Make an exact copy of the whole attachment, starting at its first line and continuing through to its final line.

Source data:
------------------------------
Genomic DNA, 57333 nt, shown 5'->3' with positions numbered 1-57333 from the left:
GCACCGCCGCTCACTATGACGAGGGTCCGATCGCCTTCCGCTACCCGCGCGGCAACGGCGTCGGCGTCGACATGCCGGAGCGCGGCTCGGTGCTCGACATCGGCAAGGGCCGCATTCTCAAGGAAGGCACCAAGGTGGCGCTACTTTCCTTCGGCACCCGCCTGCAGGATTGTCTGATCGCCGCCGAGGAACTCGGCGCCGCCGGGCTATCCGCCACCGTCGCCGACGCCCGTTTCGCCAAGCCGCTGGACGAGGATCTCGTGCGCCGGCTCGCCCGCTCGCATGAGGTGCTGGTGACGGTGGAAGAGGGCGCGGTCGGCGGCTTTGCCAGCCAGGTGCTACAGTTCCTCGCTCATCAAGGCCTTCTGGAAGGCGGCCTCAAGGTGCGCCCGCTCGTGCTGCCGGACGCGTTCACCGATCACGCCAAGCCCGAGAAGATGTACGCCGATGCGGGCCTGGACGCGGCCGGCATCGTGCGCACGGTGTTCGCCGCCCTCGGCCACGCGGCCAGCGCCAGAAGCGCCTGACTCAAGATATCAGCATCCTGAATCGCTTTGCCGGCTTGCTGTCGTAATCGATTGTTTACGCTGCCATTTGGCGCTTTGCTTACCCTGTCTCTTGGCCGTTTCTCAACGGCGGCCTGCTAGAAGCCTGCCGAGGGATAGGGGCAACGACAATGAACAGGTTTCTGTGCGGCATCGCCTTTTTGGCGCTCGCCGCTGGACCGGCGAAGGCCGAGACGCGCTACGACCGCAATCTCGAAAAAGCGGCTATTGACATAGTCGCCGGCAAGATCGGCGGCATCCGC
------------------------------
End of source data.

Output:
Genomic DNA, 57333 nt, shown 5'->3' with positions numbered 1-57333 from the left:
GCACCGCCGCTCACTATGACGAGGGTCCGATCGCCTTCCGCTACCCGCGCGGCAACGGCGTCGGCGTCGACATGCCGGAGCGCGGCTCGGTGCTCGACATCGGCAAGGGCCGCATTCTCAAGGAAGGCACCAAGGTGGCGCTACTTTCCTTCGGCACCCGCCTGCAGGATTGTCTGATCGCCGCCGAGGAACTCGGCGCCGCCGGGCTATCCGCCACCGTCGCCGACGCCCGTTTCGCCAAGCCGCTGGACGAGGATCTCGTGCGCCGGCTCGCCCGCTCGCATGAGGTGCTGGTGACGGTGGAAGAGGGCGCGGTCGGCGGCTTTGCCAGCCAGGTGCTACAGTTCCTCGCTCATCAAGGCCTTCTGGAAGGCGGCCTCAAGGTGCGCCCGCTCGTGCTGCCGGACGCGTTCACCGATCACGCCAAGCCCGAGAAGATGTACGCCGATGCGGGCCTGGACGCGGCCGGCATCGTGCGCACGGTGTTCGCCGCCCTCGGCCACGCGGCCAGCGCCAGAAGCGCCTGACTCAAGATATCAGCATCCTGAATCGCTTTGCCGGCTTGCTGTCGTAATCGATTGTTTACGCTGCCATTTGGCGCTTTGCTTACCCTGTCTCTTGGCCGTTTCTCAACGGCGGCCTGCTAGAAGCCTGCCGAGGGATAGGGGCAACGACAATGAACAGGTTTCTGTGCGGCATCGCCTTTTTGGCGCTCGCCGCTGGACCGGCGAAGGCCGAGACGCGCTACGACCGCAATCTCGAAAAAGCGGCTATTGACATAGTCGCCGGCAAGATCGGCGGCATCCGC